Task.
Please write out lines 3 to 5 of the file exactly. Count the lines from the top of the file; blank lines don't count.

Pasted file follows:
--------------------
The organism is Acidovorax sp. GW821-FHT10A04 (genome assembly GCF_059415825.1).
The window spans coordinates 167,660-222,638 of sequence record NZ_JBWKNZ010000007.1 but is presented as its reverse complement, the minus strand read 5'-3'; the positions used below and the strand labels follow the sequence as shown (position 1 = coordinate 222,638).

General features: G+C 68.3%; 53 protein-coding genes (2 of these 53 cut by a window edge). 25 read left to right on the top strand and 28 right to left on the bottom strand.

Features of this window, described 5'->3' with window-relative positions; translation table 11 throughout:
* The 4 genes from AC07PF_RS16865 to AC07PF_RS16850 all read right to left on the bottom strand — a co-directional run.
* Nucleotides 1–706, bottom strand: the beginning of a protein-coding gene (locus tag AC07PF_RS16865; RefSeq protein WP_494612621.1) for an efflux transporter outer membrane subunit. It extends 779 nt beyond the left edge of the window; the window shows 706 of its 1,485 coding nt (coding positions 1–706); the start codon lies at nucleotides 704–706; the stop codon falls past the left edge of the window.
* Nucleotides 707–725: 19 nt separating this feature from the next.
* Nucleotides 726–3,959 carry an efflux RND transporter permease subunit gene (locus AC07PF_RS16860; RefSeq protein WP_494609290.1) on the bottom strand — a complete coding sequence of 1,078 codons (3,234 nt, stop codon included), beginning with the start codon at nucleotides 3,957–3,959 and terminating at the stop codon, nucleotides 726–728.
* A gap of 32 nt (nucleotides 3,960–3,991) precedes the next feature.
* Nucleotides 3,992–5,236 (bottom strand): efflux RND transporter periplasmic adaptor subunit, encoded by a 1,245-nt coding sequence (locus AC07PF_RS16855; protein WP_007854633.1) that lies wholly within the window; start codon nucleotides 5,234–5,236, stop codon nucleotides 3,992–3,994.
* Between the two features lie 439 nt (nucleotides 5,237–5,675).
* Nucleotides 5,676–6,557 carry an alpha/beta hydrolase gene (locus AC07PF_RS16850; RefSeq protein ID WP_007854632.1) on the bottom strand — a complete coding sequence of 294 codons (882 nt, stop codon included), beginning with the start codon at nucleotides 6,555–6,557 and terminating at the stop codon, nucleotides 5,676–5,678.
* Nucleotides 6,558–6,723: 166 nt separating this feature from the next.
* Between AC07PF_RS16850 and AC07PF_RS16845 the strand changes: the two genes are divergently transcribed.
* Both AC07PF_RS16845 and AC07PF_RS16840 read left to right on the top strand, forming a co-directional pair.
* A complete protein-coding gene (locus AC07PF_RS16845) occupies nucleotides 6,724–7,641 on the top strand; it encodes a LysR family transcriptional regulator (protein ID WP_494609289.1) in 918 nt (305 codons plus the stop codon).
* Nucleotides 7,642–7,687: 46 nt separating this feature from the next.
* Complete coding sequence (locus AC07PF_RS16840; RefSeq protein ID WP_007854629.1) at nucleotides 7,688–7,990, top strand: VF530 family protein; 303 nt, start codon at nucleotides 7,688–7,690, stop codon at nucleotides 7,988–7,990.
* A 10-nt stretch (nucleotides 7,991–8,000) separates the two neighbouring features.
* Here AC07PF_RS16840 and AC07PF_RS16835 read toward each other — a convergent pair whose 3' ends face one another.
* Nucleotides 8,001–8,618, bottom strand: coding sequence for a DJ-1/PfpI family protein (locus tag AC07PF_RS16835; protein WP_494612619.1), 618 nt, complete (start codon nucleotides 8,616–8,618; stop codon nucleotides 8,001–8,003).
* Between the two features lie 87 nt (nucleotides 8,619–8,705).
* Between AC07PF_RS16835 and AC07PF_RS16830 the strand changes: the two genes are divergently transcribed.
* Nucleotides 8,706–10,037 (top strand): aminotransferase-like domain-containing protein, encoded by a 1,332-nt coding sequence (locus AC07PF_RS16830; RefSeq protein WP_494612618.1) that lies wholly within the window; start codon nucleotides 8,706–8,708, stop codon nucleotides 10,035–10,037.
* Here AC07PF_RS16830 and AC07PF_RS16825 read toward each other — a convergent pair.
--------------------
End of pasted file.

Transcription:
General features: G+C 68.3%; 53 protein-coding genes (2 of these 53 cut by a window edge). 25 read left to right on the top strand and 28 right to left on the bottom strand.

Features of this window, described 5'->3' with window-relative positions; translation table 11 throughout:
* The 4 genes from AC07PF_RS16865 to AC07PF_RS16850 all read right to left on the bottom strand — a co-directional run.